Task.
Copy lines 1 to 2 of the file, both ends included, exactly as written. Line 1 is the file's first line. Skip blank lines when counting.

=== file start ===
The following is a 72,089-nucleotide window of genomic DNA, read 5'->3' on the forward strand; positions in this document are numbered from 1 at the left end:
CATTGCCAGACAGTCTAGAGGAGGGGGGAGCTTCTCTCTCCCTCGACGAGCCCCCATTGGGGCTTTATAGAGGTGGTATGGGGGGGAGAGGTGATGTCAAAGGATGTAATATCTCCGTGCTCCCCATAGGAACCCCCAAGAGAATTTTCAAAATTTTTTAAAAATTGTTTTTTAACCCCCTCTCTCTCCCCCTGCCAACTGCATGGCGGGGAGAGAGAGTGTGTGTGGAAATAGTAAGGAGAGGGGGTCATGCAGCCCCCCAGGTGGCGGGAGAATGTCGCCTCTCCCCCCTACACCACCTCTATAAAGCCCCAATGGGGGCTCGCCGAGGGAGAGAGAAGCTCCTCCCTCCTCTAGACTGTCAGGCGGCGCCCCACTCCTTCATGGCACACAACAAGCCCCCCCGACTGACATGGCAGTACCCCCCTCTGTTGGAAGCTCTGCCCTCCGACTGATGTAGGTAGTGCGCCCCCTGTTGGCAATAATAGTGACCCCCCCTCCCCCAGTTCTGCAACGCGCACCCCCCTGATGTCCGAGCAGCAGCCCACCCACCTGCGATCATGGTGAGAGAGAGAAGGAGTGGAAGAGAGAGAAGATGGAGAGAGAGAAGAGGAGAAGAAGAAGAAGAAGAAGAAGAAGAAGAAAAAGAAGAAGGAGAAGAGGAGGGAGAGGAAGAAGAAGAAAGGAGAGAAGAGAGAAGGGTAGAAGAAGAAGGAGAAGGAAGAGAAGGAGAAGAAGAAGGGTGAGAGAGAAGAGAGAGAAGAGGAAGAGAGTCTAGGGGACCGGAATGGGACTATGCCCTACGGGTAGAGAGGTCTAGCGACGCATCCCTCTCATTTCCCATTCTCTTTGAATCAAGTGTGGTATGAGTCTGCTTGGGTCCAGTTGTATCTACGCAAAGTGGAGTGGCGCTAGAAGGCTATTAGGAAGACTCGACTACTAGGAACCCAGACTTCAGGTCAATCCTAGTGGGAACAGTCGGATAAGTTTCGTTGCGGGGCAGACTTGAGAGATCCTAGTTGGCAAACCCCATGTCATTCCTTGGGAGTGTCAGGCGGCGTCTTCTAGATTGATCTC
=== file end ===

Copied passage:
The following is a 72,089-nucleotide window of genomic DNA, read 5'->3' on the forward strand; positions in this document are numbered from 1 at the left end:
CATTGCCAGACAGTCTAGAGGAGGGGGGAGCTTCTCTCTCCCTCGACGAGCCCCCATTGGGGCTTTATAGAGGTGGTATGGGGGGGAGAGGTGATGTCAAAGGATGTAATATCTCCGTGCTCCCCATAGGAACCCCCAAGAGAATTTTCAAAATTTTTTAAAAATTGTTTTTTAACCCCCTCTCTCTCCCCCTGCCAACTGCATGGCGGGGAGAGAGAGTGTGTGTGGAAATAGTAAGGAGAGGGGGTCATGCAGCCCCCCAGGTGGCGGGAGAATGTCGCCTCTCCCCCCTACACCACCTCTATAAAGCCCCAATGGGGGCTCGCCGAGGGAGAGAGAAGCTCCTCCCTCCTCTAGACTGTCAGGCGGCGCCCCACTCCTTCATGGCACACAACAAGCCCCCCCGACTGACATGGCAGTACCCCCCTCTGTTGGAAGCTCTGCCCTCCGACTGATGTAGGTAGTGCGCCCCCTGTTGGCAATAATAGTGACCCCCCCTCCCCCAGTTCTGCAACGCGCACCCCCCTGATGTCCGAGCAGCAGCCCACCCACCTGCGATCATGGTGAGAGAGAGAAGGAGTGGAAGAGAGAGAAGATGGAGAGAGAGAAGAGGAGAAGAAGAAGAAGAAGAAGAAGAAGAAGAAAAAGAAGAAGGAGAAGAGGAGGGAGAGGAAGAAGAAGAAAGGAGAGAAGAGAGAAGGGTAGAAGAAGAAGGAGAAGGAAGAGAAGGAGAAGAAGAAGGGTGAGAGAGAAGAGAGAGAAGAGGAAGAGAGTCTAGGGGACCGGAATGGGACTATGCCCTACGGGTAGAGAGGTCTAGCGACGCATCCCTCTCATTTCCCATTCTCTTTGAATCAAGTGTGGTATGAGTCTGCTTGGGTCCAGTTGTATCTACGCAAAGTGGAGTGGCGCTAGAAGGCTATTAGGAAGACTCGACTACTAGGAACCCAGACTTCAGGTCAATCCTAGTGGGAACAGTCGGATAAGTTTCGTTGCGGGGCAGACTTGAGAGATCCTAGTTGGCAAACCCCATGTCATTCCTTGGGAGTGTCAGGCGGCGTCTTCTAGATTGATCTC